Civil society activists from 21 countries across Africa gathered in the Senegalese capital, Dakar, from March 10 to 12, to mobilize support for Palestine, the Pan-African Palestine Solidarity (PAPSN) Network said in a press release, a copy of which was sent to The Palestine Chronicle.
During the meeting, African activists have pledged to intensify the fight against Israel’s apartheid practices against the Palestinian people, isolate Israel in the same way that apartheid South Africa was sanctioned, and work to have Israel’s accreditation to the African Union revoked.
The three-day event was hosted by the Plateforme de Solidarieté Sénégal-Palestine (Senegalese Palestine Solidarity Platform) and the Senegalese branch of Amnesty International under the theme “From Africa to Palestine: United against Apartheid.”
“This was the first time that Palestine solidarity activists held a gathering of this nature in Africa. The wide representation of groups from across the continent is unprecedented in terms of Palestine solidarity,” PAPSN spokesperson and coordinator of the South African Boycott, Divestment and Sanctions Coalition, Roshan Dadoo, said.
At the event, delegates discussed how to counteract Israeli strategies, which “undermined Africa’s long-standing support of the Palestinian liberation struggle by supplying weapons, military hardware and surveillance technologies to repressive African governments”.
Delegates also resolved to strengthen pan-African solidarity for Palestine “by mobilizing all sectors of African society to build an effective BDS campaign against Israel that is modeled after the social justice movement that isolated and helped defeat apartheid in South Africa. Africa must become an apartheid-free zone.”
“The determination of PAPSN to strengthen pan-African solidarity with Palestine is the ray of hope we Palestinians need in our struggle against Israel’s ever-intensifying apartheid regime,” said Jamal Juma, a founding member of the Palestinian BDS National Committee (BNC), adding that “the unbreakable bond of peoples that share a common struggle against colonialism and foreign occupation was palpable during the entire encounter” .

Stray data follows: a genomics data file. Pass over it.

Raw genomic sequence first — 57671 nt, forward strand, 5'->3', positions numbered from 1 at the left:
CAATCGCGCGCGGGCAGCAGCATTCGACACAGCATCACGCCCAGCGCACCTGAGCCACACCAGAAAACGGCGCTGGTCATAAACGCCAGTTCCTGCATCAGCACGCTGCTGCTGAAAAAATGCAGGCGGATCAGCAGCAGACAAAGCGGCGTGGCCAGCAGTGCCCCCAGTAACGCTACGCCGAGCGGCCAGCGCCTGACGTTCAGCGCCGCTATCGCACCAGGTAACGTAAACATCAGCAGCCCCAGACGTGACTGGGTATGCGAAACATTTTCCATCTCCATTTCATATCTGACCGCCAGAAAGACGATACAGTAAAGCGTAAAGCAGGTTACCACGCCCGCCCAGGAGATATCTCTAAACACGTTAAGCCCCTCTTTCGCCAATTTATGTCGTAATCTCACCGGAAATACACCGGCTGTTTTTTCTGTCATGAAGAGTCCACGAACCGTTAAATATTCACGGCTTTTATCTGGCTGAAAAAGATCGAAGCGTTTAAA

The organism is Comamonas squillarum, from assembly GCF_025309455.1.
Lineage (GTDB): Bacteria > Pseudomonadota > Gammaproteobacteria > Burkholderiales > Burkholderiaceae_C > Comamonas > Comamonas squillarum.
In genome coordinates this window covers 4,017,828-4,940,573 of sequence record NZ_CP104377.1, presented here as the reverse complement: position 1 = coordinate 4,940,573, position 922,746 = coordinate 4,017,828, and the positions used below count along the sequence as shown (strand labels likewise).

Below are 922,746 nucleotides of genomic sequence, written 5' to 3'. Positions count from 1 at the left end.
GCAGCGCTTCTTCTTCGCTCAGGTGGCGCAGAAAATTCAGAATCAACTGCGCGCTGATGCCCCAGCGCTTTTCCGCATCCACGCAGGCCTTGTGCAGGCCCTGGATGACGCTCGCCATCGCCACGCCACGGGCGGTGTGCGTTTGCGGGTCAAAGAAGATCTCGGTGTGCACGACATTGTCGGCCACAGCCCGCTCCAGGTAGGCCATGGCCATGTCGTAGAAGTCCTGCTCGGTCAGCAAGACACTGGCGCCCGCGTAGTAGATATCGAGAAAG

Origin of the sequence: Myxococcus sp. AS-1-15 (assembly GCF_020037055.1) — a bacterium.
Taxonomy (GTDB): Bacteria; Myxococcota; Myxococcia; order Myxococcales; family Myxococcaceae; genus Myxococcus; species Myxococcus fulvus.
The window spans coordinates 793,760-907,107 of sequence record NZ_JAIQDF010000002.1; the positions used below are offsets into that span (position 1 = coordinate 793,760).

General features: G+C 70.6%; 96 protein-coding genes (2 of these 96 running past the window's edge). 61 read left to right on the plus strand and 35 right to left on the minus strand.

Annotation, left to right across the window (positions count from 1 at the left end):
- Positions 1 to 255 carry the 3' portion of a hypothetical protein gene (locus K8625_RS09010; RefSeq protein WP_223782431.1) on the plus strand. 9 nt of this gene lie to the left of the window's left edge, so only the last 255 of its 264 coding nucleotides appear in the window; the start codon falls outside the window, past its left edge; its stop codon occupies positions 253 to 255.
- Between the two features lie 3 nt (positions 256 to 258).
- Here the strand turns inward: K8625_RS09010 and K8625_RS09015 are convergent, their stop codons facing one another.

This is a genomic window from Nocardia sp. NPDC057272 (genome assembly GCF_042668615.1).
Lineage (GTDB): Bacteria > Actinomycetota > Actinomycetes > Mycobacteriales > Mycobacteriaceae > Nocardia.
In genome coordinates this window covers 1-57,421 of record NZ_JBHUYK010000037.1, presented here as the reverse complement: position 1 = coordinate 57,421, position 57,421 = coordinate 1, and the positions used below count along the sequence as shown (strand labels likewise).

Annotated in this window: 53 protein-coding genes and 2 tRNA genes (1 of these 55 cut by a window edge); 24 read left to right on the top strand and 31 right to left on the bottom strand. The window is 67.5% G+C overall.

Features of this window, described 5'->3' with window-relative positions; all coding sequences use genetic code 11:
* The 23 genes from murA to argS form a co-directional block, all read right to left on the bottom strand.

For his part, Nkosi Zwelivelile Mandela, grandson of Nelson Mandela and member of the South African parliament, said that
“This bold initiative bodes well and sends a strong message to the people of occupied Palestine that you are not alone and that the people of Africa stand with you in your struggle just as you stood by us during our struggles for liberation across the continent.”
Representing the Pan-African Women’s Organization, Emma Nyerere underlined how “the influence of the ideas that were planted in Julius Nyerere’s era that favor solidarity with the struggle for self-determination of the Palestinian people is strong.”
“The solid support that Palestine enjoys among an influential bloc at the African Union, in addition to the popular support the Palestinian cause continues to receive throughout Africa, indicates that, despite the mistakes of the past, Palestine remains a central issue on the continent,” Palestinian journalist and editor of The Palestine Chronicle Ramzy Baroud wrote in a recent article.
Palestinians “ought to mobilize the numerous civil society organizations throughout the continent in order to send a strong, collective message to Israel that it is not welcome in Africa,” Baroud added.
(The Palestine Chronicle)